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I. 1. The Works of Ben Jonson, in nine volumes, with Notes,
critical and explanatory, and a Biographical Memoir.
2. Poetical Works of Ben Jonson. Edited by ROBERT
II. 1. Arctic Explorations: The Second Grinnell Expedition in
Search of Sir John Franklin, 1853, 1854, 1855. By
ELISHA KENT KANE, M.D., U.S.N. 2 vols. 1856.
2. An Earnest Appeal to the British Public on behalf of
the Missing Arctic Expedition. By Lieutenant
BEDFORD PIM, R.N., F.R.G.S. 1857.
The History and Life of the Reverend Dr. John Tauler
of Strasbourg; with Twenty-five of his Sermons.
(Temp. 1340). Translated from the German, with
Additional Notices of Tauler's Life and Times. By
SUSANNA WINKWORTH, and a Preface by the Rev.
IV. 1. A Revised Firman of the Turkish Government, con-
voking a Divan in each of the Principalities of Mol-
2. The Second Congress, and the Russian Claim to the
Isle of Serpents and Bolgrad. By J. W. WILKINS,
LL.B., of Lincoln's Inn; late Fellow Commoner of
Trinity Hall, Cambridge. Second edition. 1857. . 391
Two Years Ago. By C. KINGSLEY. Three Vols. . . 399
The Kingdom and People of Siam, with a Narrative of
the Mission to that Country in 1855. By Sir JOHN
BOWRING, F.R.S., Her Majesty's Plenipotentiary in
Select British Eloquence; embracing the best Speeches
entire of the most Eminent Orators of Great Britain
for the last Two Centuries. Edited, with Notes, by
CHAUNCEY A. GOODRICH, D.D., Professor in Yale
College, Newhaven, Connecticut, United States.
Gott in der Geschicte oder der Fortschritt des Glauben
au eine sittliche Weltordnung. Von CHRISTIAN
CARL JOSIAS BUNSEN. In sechs Buchern. Erster
Theil. Erstes und zweites Buch. ("God in History;
or, the Progress of the Belief in a Moral Order of the
World.' By C. C. J. BUNSEN. In six Books. First
JANUARY 1, 1857.
ART. I.-(1.) The great Oyer of Poisoning; the Trial of the Earl of Somerset for the Poisoning of Sir Thomas Overbury in the Tower of London, and various matters connected therewith, from Contemporary MSS. By ANDREW Aмos, Esq. London: Bentley. 1846.
(2.) A complete Collection of the State Trials and Proceedings for High Treason, and other Crimes and Misdemeanors. Fourth Edition. By F. HARGRAVE, Esq. London: 1776. (3.) The Queen v. Palmer. Verbatim Report of the Trial of William Palmer. London: J. Allen; and Cockshaw and Yates. 1856.
THE recent trial of Palmer for murder by poisoning, and the suspicion which attaches to him of having, by the same means, caused the death of several other persons, recals to mind the wholesale poisonings which, during the latter part of the seventeenth and beginning of the eighteenth centuries, prevailed to such a fearful extent in France and Italy. Not that these wholesale crimes were then first known; for Beckmann shows that they were practised by the Greeks, the Romans, and the Carthaginians; but only that they were, at the above mentioned periods, become so notorious, as to have attained for their authors the infamous celebrity which has since attached to them in the annals of crime.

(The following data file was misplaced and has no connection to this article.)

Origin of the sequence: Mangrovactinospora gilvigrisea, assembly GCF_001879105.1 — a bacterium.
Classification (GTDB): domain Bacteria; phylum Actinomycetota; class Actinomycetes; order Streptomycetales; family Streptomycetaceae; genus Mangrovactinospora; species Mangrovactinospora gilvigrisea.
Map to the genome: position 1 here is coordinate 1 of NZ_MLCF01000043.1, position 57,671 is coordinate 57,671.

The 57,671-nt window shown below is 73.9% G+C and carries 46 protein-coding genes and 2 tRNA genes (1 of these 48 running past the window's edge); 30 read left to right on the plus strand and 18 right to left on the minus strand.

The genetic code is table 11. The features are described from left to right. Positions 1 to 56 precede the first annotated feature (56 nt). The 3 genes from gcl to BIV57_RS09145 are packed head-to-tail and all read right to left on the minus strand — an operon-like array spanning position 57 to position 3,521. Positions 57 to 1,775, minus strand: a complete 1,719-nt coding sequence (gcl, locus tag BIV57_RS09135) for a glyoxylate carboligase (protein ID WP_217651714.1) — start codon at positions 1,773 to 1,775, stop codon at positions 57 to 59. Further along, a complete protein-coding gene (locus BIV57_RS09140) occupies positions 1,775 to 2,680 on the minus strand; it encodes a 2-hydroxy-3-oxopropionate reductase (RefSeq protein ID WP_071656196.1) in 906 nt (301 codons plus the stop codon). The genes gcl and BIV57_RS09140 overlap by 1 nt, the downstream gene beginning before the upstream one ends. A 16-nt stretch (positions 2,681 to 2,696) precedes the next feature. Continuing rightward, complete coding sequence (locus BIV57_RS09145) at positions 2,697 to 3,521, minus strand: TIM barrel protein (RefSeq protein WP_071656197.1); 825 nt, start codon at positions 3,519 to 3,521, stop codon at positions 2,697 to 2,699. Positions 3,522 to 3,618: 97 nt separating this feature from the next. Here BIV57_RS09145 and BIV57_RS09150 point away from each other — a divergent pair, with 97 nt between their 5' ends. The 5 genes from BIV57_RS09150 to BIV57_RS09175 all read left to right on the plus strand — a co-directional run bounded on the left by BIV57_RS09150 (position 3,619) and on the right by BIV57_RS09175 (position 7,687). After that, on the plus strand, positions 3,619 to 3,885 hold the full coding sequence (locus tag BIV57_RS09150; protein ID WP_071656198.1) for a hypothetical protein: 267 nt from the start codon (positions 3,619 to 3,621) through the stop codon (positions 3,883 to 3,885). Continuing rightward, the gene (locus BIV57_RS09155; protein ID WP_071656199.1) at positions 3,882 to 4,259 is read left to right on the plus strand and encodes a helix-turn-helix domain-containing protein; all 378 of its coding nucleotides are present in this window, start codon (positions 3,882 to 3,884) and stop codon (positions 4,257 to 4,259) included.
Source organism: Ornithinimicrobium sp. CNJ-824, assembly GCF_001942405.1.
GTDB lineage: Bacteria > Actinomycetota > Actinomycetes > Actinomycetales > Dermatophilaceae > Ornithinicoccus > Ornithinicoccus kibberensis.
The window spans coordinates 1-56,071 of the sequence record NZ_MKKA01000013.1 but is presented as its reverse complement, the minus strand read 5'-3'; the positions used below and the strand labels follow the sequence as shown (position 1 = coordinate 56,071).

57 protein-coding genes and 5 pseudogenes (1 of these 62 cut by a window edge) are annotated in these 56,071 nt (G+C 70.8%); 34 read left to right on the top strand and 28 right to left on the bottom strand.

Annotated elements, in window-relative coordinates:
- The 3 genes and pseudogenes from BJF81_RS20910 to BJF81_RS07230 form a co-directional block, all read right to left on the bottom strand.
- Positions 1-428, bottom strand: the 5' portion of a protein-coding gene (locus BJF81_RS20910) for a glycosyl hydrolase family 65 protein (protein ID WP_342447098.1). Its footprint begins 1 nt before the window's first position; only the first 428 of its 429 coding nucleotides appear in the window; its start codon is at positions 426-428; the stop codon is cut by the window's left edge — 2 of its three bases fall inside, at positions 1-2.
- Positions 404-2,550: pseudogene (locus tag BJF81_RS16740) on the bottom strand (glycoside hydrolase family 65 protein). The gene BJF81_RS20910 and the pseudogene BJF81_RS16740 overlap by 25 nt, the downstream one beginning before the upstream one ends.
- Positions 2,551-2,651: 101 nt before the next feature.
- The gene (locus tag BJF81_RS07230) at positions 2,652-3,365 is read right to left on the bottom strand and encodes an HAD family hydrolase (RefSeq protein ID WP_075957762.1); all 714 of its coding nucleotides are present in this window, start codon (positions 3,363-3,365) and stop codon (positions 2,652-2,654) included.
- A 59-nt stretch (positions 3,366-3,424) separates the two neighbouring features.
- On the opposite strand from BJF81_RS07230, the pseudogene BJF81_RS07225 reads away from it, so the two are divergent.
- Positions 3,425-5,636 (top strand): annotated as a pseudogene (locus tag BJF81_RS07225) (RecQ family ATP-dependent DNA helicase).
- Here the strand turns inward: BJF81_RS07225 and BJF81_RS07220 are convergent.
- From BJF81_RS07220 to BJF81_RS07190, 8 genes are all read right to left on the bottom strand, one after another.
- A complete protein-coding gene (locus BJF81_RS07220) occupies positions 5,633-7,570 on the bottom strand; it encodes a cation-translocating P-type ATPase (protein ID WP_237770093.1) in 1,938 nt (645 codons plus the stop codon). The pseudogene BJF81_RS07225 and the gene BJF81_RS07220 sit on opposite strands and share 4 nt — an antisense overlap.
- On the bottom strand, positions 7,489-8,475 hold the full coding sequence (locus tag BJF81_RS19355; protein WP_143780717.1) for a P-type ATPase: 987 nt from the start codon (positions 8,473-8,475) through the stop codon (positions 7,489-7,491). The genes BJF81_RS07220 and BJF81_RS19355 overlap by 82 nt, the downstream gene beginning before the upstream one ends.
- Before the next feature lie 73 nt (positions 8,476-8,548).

In Italy poisoning had become a trade. Tofana at Palermo and Naples, and Hieronima Spara at Rome,† supplied, for a consideration,' the deadly potions by which Italian ladies got rid of disagreeable husbands. Tofana confessed, previous to her execution, to having caused the death of six hundred persons.‡
* In the first half of the eighteenth century.
+ In 1659.
+ Beckmann's History of Inventions. Title, 'Secret Poisoning.' NO. XLIX.
The number of Spara's victims is not mentioned. She, with many of her associates, suffered death for these crimes.
From Italy the dreadful secret of preparing the poisons travelled into France, where one Exili, a prisoner in the Bastile, communicated it to Saint-Croix, who had made himself remarkable in Paris by his amour with the Marquise de Brinvilliers, a married woman. After a year's imprisonment, Saint-Croix and Exili were both set at liberty. Saint-Croix having perfected himself in this black art, separated from Exili, and initiated the Marquise into its mysteries. This abandoned woman proved an apt scholar, and, under the semblance of charity and the garb of a nun, she tried, with barbarous coolness, the effects of the poisons by mixing them in the food of the sick whom she nursed at the Hôtel-Dieu. Beckmann repeats a satirical saying that was then current in Paris, namely, that no young physician, in introducing himself into practice, had ever so speedily filled a churchyard as Brinvilliers.' Her own father and brother were among her victims; and, if her sister escaped, she was indebted for her life, not to the affection of the Marquise, but to her own caution and suspicions.